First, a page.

We cancelled the Monday, 4 October bird walk because the forecast on Sunday evening (3 Oct) was for occasional rain all morning. We try and do cancellations the night before so people can make plans...rather than cancelling at the last moment! Unfortunately the rain had stopped by about 8am! (Please always check our web site if the weather looks "iffy" - the walk cancellation notice was published on the main and schedule page of our web site by 5pm on Sunday, 3 Oct...).

Deborah's List of Birds for Friday 1 October: Click Here

Deborah's List of Birds for Saturday 2 October: Click Here

Deborah's List of Birds for Sunday 3 October: Click Here

Deborah's List of Birds for Monday 4 October: RAIN! No Bird Walk

Below: Common Yellowthroat (female) at the 9/11 Memorial 5 Oct 2021 Deborah Allen

Below: Mourning Warbler (male) at the 9/11 Memorial 5 Oct 2021 Deborah Allen

Below: Broad-winged Hawk (juvenile) Pelham Bay Park [the Bronx] 4 Oct 2019 D. Allen


Falconer of Central Park [October 1982].

by Donald Knowler: https://tinyurl.com/y4h96jxe

A kettle of hawks, high in the sky, so high that at times they are mere dots. An impossibly blue sky laced with cirrus clouds, which take the sharpness out of the sun, so it is possible to gaze skyward without blinking and rubbing the eyes. Two ospreys, a broad-winged hawk, and seven or eight sharp-shinned hawks in big circles-lazy, supreme, nothing to touch them.

I had entered the park with an expectation that today would be different, a day not better than most but better than them all. Even at 8 A.M., I knew the temperature on the first day of October would go to eighty degrees,but without humidity or stickiness. My pace had quickened on hearing a blue jay somewhere on a tall apartment block on Lexington Avenue. I had chased a winter wren through the Gill, a waterway forming a series of rapids in the Ramble,and then had come upon a small group of birders studying a fruiting Evodia tree in an open glade, which had been good for birds during the fall. "You've just missed an osprey going over, minutes ago," they said and my face registered disappointment. "Damn that wren," I thought and lapsed into the birders' equivalent of self-pity. But the day,with mist clearing earlier, promised more hawks, and I went to the Bow Bridge for a clear view of the sky.Then I saw the ospreys, majestic. I do not think I saw them flap their wings. They were in thermals, conserving energy, letting the rising warm air do the work for them. Then the broad-winged hawk, stubby, chunky-winged in comparison to the ospreys, with three black bands across its tail. Around and above him were the sharp-shinned hawks with elongated tails. I had now tasted the hawk migration, or part of it, and it was not to end all day. At times there were up to twelve hawks in the sky with possibly many more that were higher and out of sight. The broad-winged is classified as a Buteo or buzzard hawk and feeds primarily on rodents like rabbits. The crow-­sized hawk was heading for a wintering ground somewhere between the Florida Keys and Brazil while the much smaller sharp-shinned would spend the winter months in the southern United States, or possibly as far south as Panama.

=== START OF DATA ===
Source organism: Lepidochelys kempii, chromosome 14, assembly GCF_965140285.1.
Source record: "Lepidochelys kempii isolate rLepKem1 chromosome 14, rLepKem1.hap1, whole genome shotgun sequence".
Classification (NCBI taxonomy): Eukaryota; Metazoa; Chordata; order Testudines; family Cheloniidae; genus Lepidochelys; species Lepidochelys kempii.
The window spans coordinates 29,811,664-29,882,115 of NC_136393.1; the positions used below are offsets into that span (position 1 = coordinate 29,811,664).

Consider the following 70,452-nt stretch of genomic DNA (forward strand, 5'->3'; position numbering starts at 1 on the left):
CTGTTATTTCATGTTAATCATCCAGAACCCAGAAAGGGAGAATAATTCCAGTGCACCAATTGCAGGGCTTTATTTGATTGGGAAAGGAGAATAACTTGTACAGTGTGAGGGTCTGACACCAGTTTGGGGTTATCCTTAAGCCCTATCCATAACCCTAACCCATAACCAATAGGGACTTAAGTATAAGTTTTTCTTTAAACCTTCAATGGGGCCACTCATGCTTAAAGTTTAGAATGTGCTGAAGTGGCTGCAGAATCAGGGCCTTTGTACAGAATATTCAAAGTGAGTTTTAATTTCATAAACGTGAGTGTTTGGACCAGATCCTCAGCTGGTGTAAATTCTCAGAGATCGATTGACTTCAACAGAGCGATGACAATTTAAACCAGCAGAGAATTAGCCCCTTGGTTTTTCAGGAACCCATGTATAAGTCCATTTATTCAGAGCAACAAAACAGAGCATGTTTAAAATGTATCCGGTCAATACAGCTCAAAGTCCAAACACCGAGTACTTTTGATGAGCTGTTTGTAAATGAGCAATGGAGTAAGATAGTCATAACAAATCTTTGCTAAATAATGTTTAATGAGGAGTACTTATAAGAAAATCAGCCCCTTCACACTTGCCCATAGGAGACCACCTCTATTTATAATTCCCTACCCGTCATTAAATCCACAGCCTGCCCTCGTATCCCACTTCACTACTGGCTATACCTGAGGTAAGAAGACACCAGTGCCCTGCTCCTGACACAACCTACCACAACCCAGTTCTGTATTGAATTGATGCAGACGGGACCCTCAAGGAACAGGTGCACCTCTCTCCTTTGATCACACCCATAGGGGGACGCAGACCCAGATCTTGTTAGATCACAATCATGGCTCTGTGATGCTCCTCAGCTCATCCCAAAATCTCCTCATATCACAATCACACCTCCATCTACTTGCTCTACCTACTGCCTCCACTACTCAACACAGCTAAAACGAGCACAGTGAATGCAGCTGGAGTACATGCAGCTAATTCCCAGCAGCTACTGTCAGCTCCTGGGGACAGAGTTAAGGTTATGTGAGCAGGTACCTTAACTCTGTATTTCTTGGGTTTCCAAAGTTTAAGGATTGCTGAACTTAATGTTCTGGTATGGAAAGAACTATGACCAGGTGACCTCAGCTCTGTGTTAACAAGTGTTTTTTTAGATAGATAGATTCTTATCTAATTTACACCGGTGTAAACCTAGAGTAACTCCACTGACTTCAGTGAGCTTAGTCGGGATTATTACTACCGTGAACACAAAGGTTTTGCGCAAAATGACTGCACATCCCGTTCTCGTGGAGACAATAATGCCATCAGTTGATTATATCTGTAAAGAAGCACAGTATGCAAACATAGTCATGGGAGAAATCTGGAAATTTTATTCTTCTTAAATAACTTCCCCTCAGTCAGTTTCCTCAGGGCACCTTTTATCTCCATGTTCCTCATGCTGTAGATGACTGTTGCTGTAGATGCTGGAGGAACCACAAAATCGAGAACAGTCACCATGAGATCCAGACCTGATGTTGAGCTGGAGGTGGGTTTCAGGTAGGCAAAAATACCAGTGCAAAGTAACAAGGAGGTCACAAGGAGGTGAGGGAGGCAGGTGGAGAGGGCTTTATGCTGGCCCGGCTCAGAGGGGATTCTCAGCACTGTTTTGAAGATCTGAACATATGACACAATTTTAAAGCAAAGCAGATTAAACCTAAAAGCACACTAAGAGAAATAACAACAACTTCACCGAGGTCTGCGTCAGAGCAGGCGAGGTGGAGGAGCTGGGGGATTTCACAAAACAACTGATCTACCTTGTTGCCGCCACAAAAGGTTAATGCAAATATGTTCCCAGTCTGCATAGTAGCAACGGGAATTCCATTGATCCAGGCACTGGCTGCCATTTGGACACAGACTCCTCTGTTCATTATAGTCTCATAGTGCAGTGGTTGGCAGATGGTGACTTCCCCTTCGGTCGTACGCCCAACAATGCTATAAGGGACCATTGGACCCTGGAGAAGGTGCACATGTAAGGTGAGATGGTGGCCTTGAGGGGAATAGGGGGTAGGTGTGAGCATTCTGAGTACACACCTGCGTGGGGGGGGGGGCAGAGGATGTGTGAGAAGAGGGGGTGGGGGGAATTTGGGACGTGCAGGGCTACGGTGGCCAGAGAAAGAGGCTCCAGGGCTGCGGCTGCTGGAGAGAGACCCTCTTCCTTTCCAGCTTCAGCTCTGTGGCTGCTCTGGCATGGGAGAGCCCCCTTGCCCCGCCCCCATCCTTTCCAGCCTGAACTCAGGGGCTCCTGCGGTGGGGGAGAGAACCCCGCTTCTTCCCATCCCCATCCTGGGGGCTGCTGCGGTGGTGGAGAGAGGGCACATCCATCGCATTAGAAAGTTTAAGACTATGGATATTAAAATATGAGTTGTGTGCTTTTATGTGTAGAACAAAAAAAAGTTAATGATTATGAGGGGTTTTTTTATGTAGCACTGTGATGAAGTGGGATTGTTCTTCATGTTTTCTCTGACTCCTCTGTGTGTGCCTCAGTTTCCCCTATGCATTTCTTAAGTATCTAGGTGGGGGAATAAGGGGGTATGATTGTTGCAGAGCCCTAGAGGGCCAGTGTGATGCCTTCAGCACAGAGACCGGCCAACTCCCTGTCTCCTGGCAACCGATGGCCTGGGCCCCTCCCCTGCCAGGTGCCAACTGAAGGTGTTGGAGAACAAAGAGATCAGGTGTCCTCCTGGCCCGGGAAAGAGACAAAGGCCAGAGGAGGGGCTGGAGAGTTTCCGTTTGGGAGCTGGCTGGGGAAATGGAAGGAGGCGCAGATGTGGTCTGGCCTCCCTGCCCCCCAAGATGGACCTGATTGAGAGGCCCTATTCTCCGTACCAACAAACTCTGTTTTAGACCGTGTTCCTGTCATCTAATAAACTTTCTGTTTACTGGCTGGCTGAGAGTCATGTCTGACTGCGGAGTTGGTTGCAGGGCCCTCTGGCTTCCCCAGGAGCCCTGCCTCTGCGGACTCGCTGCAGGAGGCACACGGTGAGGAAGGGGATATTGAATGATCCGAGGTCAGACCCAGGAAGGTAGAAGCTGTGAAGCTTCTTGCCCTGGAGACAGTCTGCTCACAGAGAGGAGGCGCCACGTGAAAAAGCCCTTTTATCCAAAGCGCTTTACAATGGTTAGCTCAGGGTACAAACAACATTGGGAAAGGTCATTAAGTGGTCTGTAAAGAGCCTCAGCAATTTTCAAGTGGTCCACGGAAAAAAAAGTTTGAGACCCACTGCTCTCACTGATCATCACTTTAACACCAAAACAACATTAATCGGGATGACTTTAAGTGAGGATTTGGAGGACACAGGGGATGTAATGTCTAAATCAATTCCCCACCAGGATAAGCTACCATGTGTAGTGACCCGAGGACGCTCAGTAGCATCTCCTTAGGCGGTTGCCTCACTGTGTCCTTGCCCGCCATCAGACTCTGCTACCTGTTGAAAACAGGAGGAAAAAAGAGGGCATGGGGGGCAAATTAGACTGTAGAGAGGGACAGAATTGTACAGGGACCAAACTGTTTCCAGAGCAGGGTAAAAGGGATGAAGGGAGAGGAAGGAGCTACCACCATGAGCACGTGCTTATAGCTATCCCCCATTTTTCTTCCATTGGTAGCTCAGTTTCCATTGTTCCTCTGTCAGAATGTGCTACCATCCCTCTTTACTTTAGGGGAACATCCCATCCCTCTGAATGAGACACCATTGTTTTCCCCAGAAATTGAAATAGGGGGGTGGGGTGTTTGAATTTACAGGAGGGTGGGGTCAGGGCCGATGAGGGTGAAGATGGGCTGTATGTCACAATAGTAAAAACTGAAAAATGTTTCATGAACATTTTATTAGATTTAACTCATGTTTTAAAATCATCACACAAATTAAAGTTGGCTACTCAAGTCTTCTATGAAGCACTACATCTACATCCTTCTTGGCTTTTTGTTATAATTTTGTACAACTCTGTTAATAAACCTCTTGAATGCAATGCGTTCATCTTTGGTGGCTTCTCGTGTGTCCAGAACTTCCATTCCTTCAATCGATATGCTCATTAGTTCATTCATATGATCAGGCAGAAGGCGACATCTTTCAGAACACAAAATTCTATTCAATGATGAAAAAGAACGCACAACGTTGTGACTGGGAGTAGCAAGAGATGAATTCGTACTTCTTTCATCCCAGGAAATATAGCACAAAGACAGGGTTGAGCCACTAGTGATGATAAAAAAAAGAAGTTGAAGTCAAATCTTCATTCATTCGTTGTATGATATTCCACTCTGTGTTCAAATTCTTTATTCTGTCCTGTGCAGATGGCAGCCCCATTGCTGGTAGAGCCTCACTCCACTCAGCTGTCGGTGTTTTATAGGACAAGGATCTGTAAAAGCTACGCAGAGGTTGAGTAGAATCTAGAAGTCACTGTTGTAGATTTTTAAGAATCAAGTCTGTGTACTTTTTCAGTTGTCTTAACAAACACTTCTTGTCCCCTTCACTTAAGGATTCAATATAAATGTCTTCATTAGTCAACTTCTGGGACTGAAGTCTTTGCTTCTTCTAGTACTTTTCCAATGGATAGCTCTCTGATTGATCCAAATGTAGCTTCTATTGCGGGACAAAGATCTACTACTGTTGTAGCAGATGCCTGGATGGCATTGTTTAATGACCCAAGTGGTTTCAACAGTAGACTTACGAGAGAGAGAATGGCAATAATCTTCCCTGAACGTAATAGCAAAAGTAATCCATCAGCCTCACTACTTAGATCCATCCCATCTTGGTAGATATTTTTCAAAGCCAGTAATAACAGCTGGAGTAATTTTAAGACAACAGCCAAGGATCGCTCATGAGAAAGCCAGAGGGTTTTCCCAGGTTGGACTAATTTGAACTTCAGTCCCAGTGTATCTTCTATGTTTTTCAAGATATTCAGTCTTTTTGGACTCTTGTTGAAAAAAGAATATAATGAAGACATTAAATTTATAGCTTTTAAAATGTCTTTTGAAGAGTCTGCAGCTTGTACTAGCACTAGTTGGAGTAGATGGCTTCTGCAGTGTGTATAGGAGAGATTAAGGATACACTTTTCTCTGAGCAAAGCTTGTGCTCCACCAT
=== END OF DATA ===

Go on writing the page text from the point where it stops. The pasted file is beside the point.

During the late afternoon I passed the Upper Lobe and found two young wood ducks dabbling in the weedy mire under the willows. The ducks, scraggy in their juvenile plumage, appeared bewildered and unsure of the journey south. I ventured too close and flushed them out, but I found them a little later sheltering in a dried-up section of the Gill. The waterway at this location was overhung with bushes and the ducks pressed against the shadow of a log. Foolishly, I startled them again, and they smashed through the branches, leaving downy feathers floating behind.

I had thought that the duck migration would come later, and already this mis-assumption had caused me to miss a rare green-winged teal on the Pond at Fifty-ninth Street. So the day after seeing the wood duck, I toured the lakes and ponds first. At the Belvedere Lake two ducks stood out among about seventy mallards. They were darkish but not black ducks, which were also on the lake at the time. These birds had shovel-like bills, which they dipped toward the water, as though the outsized bills were too heavy for their heads. They were, in fact, ducks called shovelers, two juveniles, lacking the edginess of the wood duck. They appeared at ease among the mallards, which are quite friendly birds, and at one point they ventured close to the bank, unconcerned about me. There was another surprise: an American wigeon "in the same crowded area of water. I did not have to raise my binoculars to see the distinctive white crown, which gives the bird its nickname of "baldpate." The bird was a good-looking male, characteristically sitting high in the water. The white crown rested on a line of green feathers covering the eye, and the body was colored a pink-gray. As I was watching the wigeon a chevron of maybe a hundred Canada geese was Hying to the west of the park, somewhere over Columbus Avenue. The geese were in two perfectly straight lines merging at a point. A week later I would see a similar number of cormorants taking the same flight-path. Theirs was a ragged, loose chevron, swaying and bending when individual birds broke the line.